Boston’s best dishes often contain locally sourced seafood delights such as lobster, oysters, and clams. But with its nickname of ‘Beantown’, Boston is about much more than just delicious maritime cuisine. Meat feasts, Italian-inspired desserts and famous American comfort food dishes are all staples in the Massachusetts Capital.

    Whether you’re looking for high-piled sandwiches, seafood rolls or a sweet treat, Boston has a dish that’ll leave you hungry for more. While you’re here, make sure you try the city’s most famous local dishes.


    Boston baked beans

    The dish that inspired Boston’s nickname

    Boston derives the nickname ‘Beantown’ from its love of baked beans, which is why Boston baked beans are a staple at most restaurants in the city. Despite the dish’s name, the beans are actually stewed or boiled, mixed with pork or bacon and sweetened with molasses or syrup. Many locals love their Boston baked beans with a serving of brown bread.

    A few of the most popular establishments for this Boston favorite include Beantown Pub, Bukowski Tavern and Rebel’s Guild, which simmers its beans in molasses for 6 hours before resting them overnight.



    Hollow pastry tubed delights

    One of the most popular desserts in Boston, cannolis are sweet Italian pastry pipes filled with ricotta cheese, usually topped with nuts, chocolate or fruits. They’re on the menu in most restaurants and cafes, but the locals prefer to buy them fresh from the bakery, particularly in the North End neighbourhood.

    Mike’s Pastry and Modern Pastry are 2 bakeries with a famous rivalry over their cannolis. We recommend trying them both to see what the fuss is all about. If you want to sit down at a restaurant to try this Boston dessert, head to Stella or Eataly.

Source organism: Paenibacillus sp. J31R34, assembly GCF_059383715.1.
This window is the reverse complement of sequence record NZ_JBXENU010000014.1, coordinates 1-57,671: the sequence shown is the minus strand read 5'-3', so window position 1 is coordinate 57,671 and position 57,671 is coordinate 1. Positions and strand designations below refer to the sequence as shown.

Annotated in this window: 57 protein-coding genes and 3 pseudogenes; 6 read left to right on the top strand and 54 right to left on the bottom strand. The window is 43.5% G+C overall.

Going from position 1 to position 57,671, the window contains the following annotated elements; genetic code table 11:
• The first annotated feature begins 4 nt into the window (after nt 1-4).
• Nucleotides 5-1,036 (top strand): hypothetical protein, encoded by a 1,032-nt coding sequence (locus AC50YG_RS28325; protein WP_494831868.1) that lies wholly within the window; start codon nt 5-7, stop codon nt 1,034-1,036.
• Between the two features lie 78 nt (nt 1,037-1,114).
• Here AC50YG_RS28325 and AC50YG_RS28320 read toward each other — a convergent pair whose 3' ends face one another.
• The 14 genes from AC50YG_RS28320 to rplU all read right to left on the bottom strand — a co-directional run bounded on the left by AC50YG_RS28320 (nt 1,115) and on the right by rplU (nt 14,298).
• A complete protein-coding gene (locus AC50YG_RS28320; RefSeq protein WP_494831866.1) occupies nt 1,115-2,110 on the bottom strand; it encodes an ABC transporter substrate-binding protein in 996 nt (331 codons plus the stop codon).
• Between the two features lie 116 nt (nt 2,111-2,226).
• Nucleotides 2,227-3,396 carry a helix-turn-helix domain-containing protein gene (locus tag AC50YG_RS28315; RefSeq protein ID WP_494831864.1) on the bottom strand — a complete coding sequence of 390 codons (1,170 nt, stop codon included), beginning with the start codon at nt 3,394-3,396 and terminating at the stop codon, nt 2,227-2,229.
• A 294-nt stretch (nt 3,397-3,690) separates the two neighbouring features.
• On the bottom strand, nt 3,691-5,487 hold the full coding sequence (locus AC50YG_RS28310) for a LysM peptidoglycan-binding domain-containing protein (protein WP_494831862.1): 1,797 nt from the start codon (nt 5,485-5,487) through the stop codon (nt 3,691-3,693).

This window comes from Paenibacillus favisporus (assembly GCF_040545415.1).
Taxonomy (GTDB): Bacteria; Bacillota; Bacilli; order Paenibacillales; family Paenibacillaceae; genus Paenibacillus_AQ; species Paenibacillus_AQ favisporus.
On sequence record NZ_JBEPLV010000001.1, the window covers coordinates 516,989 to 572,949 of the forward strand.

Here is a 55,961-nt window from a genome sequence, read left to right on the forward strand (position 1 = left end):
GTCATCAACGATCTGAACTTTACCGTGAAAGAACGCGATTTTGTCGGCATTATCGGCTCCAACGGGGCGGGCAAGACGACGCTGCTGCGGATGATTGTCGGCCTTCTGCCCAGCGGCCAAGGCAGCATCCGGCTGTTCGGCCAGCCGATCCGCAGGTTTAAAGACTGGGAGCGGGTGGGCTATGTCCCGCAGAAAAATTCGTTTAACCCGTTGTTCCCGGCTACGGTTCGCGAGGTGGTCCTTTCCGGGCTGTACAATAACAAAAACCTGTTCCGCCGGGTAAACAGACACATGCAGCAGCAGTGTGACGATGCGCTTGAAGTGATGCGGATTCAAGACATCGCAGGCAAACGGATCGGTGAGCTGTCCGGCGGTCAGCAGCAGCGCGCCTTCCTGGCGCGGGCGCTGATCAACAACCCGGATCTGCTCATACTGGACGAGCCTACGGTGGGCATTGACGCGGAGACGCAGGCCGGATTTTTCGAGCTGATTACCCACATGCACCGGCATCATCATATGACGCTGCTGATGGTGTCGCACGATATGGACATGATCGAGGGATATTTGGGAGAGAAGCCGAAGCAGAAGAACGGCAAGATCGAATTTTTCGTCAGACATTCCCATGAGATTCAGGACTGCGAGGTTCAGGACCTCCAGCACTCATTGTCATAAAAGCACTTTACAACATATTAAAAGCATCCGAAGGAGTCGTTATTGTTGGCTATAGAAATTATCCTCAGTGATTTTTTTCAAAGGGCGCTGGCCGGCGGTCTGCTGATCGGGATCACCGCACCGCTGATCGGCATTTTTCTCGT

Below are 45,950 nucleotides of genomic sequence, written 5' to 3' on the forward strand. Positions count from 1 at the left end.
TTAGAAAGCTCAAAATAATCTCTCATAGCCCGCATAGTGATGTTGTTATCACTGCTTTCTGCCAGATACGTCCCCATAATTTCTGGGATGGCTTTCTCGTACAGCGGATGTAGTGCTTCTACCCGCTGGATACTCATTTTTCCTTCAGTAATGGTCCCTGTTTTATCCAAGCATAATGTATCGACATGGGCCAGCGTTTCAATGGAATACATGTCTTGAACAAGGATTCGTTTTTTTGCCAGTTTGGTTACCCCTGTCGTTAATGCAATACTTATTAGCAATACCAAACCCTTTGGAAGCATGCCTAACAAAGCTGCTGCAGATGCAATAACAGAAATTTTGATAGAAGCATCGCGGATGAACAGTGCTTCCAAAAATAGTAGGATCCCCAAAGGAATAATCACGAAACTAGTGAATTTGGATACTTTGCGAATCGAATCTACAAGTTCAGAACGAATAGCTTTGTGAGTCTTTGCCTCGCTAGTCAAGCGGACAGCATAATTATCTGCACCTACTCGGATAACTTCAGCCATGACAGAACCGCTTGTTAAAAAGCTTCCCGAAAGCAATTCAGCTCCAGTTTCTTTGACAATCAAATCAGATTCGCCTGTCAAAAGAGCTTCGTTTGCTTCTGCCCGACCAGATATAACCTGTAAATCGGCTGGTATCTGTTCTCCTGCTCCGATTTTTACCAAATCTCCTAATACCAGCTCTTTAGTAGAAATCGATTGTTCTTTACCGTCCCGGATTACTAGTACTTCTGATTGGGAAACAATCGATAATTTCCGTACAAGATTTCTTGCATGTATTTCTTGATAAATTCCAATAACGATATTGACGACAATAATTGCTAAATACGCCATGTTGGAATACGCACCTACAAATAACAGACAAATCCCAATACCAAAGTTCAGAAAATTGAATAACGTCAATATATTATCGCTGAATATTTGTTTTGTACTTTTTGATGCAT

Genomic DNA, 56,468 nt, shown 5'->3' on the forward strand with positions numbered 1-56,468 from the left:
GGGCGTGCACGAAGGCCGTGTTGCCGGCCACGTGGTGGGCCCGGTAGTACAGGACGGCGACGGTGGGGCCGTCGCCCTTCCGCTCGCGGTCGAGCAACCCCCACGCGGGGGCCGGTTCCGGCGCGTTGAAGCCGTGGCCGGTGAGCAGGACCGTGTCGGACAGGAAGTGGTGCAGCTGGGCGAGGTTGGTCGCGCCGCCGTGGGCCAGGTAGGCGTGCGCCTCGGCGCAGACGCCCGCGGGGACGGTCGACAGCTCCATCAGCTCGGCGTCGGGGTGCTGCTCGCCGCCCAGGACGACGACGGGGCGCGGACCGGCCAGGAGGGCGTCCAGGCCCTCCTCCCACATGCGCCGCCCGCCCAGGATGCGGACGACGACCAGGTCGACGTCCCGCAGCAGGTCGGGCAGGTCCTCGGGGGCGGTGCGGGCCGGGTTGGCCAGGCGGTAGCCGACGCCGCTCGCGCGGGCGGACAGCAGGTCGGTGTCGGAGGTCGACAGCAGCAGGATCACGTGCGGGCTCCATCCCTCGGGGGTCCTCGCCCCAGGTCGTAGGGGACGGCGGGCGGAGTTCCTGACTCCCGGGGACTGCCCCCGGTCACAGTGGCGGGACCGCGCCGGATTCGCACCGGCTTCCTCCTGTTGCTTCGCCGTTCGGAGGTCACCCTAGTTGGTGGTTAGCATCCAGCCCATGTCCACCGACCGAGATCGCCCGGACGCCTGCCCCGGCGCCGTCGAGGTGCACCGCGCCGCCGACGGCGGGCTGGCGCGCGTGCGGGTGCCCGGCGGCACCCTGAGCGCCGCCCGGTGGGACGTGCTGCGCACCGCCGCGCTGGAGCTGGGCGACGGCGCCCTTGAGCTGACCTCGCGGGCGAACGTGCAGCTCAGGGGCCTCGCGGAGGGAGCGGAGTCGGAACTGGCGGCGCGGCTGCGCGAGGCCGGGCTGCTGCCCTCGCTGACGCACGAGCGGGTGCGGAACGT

Boston cream pie

    A signature Boston dessert from the 19th century

    The Boston cream pie has been a staple of the Boston diet since 1856. Despite being called a pie, it’s more like a cake, consisting of 2 rounds of custard-bathed spongecake with a rum syrup glossing and a chocolate topping.

    You can still buy Boston cream pie from its original home, the Omni Parker House. However, you’ll find delicious alternatives at restaurants and bakeries throughout the city. Some local hotspots include Flour Bakery & Café, Oak Long Bar + Kitchen and S&S Restaurant, where you can start your feast with a piled-high sandwich and matzo ball soup.


    Clam chowder

    A thick soup containing clams, shellfish, and oyster crackers

    Since the 18th century, Bostonians have enjoyed clam chowder with a New England twist. While Boston boasts a variety of chowder dishes, the traditional clam chowder is made of clams, cream or milk, potatos and onions, with the addition of oyster crackers for extra taste and thickness. 

    You can combine a history lesson with a gastronomic experience by heading to the Union Oyster House, which has been serving a locally adored clam chowder dish since 1826. You can also try clam chowder at top-rated restaurants like Mooncusser, Saltie Girl and Legal Sea Foods.



    A hearty milkshake topped with ice cream

    A frappe in Boston is a dessert beverage made from cold milk and cold syrup with the addition of ice cream, which brings it in line with what the rest of the world calls a milkshake (though Boston’s is thicker and creamier). It’s probably not the best Boston treat for your waistline, but it’s certainly one of the best for your taste buds.